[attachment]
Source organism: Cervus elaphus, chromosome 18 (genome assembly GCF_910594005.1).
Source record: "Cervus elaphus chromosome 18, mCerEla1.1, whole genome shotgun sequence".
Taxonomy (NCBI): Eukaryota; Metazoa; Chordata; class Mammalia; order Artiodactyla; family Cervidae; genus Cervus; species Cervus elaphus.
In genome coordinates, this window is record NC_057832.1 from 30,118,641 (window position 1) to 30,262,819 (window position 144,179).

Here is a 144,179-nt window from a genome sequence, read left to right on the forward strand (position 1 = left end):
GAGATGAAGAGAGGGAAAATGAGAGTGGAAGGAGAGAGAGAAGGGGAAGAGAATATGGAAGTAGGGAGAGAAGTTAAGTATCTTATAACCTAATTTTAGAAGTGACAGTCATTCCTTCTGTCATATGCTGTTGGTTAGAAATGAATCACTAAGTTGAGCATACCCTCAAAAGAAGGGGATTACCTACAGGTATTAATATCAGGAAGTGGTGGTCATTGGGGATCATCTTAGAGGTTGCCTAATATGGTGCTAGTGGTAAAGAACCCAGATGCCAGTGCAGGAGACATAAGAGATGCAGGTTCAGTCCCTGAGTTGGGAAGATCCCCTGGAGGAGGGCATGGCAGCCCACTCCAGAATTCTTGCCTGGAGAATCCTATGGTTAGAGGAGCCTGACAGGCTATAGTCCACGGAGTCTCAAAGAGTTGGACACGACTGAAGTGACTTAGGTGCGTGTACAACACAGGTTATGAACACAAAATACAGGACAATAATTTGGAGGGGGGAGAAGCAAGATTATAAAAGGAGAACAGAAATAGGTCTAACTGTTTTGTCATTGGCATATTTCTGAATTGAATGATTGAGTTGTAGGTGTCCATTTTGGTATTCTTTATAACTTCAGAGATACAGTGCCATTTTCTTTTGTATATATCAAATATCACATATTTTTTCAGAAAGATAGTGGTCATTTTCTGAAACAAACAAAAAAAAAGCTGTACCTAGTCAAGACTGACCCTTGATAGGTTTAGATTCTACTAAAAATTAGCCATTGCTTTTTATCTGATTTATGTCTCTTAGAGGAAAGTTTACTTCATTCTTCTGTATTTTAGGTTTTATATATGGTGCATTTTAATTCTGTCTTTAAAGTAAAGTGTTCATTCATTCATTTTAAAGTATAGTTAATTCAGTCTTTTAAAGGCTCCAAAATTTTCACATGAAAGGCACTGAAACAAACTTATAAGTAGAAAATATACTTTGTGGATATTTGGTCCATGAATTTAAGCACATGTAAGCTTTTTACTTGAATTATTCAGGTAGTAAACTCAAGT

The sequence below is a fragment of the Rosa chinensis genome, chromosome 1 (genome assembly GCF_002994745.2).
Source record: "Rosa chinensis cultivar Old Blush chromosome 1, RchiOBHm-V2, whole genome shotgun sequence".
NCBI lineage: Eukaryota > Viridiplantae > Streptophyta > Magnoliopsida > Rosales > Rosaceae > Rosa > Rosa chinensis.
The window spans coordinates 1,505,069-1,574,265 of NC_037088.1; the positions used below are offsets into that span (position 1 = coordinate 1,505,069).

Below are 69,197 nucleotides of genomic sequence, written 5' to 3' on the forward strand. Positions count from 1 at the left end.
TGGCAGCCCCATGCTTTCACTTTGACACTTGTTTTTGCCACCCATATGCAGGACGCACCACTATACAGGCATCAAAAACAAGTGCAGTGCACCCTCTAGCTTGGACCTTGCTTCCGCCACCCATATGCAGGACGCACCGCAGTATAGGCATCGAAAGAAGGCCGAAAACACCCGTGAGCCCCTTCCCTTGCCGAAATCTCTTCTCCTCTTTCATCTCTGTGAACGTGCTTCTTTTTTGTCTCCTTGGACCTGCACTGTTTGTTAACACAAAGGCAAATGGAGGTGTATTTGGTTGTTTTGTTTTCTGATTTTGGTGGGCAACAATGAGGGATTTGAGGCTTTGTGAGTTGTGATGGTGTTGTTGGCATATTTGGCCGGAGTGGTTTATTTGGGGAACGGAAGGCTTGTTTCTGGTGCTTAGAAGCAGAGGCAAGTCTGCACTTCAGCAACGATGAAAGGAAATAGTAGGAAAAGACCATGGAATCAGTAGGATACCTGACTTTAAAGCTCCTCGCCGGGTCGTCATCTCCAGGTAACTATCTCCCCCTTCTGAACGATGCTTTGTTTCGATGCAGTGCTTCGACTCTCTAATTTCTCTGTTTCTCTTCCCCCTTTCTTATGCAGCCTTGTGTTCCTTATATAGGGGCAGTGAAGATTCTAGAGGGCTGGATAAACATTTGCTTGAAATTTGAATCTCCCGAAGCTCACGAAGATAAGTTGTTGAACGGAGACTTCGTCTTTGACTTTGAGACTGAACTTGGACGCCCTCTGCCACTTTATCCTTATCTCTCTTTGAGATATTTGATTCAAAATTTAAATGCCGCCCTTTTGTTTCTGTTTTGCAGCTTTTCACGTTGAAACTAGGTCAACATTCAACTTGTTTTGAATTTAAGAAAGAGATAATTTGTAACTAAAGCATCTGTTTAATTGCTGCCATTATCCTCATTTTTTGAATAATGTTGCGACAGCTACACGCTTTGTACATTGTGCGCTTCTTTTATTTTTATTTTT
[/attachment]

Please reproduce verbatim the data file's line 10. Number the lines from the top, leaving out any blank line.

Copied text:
The window spans coordinates 1,505,069-1,574,265 of NC_037088.1; the positions used below are offsets into that span (position 1 = coordinate 1,505,069).